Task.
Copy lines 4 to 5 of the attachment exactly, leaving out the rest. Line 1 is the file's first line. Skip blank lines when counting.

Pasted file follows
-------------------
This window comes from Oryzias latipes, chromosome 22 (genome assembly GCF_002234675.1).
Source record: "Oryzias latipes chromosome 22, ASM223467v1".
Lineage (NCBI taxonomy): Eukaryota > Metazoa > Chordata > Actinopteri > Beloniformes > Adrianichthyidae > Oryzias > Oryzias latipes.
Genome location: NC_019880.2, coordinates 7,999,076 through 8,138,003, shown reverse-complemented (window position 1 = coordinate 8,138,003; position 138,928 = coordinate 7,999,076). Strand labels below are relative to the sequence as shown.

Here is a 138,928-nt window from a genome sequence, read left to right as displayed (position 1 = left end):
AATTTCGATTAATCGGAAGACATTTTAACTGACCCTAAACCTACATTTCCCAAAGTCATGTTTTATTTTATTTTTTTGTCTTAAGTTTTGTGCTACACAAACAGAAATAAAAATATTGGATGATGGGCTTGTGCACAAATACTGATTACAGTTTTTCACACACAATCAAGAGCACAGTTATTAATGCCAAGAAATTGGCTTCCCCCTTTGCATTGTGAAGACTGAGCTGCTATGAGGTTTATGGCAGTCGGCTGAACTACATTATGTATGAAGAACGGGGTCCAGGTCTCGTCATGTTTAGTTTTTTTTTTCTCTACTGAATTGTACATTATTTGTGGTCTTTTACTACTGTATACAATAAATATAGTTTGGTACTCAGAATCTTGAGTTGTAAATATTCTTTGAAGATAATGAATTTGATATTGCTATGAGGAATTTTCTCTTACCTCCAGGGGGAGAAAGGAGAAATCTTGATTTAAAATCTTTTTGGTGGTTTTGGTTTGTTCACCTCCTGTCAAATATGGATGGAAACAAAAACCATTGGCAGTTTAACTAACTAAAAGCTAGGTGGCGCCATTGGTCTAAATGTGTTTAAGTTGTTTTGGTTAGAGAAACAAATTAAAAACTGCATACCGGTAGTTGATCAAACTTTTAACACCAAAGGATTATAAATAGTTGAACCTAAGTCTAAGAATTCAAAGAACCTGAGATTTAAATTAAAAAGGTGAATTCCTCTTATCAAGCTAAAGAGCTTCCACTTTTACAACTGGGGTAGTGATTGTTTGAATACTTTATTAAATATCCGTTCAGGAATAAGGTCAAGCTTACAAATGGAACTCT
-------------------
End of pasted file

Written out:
Genome location: NC_019880.2, coordinates 7,999,076 through 8,138,003, shown reverse-complemented (window position 1 = coordinate 8,138,003; position 138,928 = coordinate 7,999,076). Strand labels below are relative to the sequence as shown.

Here is a 138,928-nt window from a genome sequence, read left to right as displayed (position 1 = left end):